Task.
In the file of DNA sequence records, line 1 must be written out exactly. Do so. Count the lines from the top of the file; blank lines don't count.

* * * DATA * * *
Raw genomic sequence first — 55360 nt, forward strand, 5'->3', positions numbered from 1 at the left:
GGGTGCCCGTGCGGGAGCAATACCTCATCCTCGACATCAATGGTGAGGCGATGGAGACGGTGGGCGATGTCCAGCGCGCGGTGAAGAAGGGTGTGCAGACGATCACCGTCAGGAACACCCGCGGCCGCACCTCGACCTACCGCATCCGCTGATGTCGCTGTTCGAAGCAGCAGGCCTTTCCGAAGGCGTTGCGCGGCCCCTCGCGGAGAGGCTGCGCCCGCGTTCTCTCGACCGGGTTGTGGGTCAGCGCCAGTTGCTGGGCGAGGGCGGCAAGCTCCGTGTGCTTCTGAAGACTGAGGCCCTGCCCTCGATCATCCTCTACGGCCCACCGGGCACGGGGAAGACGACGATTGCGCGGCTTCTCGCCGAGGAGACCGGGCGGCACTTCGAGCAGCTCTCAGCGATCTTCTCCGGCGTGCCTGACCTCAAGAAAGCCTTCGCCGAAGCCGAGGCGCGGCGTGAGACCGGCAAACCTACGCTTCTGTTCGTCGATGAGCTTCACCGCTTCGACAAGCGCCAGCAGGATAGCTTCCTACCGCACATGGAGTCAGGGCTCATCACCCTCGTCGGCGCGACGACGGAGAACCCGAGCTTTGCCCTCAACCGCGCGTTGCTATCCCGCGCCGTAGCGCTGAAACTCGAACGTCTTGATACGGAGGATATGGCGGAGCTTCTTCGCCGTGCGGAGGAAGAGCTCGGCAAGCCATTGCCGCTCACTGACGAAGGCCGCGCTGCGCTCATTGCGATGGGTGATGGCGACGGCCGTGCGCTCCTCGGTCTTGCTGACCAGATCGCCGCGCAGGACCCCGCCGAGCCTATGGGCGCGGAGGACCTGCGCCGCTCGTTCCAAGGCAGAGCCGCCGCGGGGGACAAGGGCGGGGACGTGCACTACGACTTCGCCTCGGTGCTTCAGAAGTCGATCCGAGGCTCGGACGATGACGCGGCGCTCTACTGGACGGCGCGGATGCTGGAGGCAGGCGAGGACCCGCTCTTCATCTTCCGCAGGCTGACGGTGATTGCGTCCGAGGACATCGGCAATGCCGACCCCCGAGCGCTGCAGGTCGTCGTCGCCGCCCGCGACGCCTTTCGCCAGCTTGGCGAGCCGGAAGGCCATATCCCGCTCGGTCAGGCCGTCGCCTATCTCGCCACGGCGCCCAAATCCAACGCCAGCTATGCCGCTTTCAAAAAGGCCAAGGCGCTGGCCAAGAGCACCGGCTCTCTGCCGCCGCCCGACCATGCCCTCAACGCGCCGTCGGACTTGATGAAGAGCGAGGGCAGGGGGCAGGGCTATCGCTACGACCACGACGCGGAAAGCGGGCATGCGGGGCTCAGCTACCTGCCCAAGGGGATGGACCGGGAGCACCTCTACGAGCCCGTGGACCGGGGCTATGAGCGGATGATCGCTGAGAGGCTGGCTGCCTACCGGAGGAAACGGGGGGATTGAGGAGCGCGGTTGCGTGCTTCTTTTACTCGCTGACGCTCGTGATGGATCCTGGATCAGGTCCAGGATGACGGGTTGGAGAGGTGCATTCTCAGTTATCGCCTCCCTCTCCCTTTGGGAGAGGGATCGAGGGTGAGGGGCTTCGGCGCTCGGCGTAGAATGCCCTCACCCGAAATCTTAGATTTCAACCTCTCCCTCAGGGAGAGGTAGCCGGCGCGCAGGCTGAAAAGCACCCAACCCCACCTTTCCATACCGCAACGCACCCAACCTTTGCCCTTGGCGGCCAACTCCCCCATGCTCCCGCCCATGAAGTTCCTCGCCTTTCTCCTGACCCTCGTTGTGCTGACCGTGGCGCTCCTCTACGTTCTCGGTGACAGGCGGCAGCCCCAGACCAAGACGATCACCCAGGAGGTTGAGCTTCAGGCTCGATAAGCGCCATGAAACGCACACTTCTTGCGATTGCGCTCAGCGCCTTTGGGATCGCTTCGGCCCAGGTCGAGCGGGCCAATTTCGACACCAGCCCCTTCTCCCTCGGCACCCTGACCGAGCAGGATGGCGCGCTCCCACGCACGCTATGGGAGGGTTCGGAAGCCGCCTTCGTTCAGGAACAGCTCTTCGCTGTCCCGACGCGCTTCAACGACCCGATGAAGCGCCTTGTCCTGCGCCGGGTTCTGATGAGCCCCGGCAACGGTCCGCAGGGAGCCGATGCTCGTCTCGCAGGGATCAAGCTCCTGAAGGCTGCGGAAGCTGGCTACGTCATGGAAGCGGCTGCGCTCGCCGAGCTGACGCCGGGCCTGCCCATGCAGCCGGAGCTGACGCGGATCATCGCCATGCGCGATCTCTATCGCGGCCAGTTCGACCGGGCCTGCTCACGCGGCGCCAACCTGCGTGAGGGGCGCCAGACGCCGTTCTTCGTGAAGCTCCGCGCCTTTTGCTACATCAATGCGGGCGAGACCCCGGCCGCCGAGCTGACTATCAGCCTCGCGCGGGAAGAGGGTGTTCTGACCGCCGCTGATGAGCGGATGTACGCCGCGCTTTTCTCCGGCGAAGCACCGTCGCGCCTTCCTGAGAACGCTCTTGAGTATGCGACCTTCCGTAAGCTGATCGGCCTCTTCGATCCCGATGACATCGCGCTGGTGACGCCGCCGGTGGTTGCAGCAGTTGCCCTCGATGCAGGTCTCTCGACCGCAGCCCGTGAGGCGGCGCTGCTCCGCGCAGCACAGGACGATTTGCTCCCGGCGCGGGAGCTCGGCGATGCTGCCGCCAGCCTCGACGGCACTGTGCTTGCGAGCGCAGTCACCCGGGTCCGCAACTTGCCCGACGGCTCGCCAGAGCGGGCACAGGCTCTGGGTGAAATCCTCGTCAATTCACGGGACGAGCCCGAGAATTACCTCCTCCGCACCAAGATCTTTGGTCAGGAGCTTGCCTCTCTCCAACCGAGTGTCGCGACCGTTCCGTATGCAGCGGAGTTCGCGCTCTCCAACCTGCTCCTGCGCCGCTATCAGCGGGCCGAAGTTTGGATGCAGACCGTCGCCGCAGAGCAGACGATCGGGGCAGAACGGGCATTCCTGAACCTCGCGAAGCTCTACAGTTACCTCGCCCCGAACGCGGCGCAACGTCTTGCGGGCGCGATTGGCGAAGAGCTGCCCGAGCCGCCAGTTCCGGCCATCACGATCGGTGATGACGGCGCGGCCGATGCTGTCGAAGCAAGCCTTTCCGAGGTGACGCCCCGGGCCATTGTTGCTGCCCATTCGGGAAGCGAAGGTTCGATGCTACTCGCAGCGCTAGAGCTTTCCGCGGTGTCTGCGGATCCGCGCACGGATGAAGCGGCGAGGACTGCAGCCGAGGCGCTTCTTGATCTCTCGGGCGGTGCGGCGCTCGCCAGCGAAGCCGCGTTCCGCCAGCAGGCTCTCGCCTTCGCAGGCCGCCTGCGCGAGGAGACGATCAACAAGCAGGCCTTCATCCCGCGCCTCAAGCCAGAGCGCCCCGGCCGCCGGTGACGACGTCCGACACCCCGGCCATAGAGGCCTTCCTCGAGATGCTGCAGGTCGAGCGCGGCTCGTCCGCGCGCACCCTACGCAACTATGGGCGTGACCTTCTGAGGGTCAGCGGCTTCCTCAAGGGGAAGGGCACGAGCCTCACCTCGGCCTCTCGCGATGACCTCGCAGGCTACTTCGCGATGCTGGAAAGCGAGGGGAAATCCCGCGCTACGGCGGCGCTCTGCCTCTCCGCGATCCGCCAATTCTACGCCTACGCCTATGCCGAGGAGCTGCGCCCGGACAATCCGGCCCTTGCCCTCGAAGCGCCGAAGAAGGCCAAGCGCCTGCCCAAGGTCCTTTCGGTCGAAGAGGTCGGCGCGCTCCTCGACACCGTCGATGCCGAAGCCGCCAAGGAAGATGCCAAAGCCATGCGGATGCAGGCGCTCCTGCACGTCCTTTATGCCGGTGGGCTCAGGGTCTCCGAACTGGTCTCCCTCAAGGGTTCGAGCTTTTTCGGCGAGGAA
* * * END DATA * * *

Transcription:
Raw genomic sequence first — 55360 nt, forward strand, 5'->3', positions numbered from 1 at the left: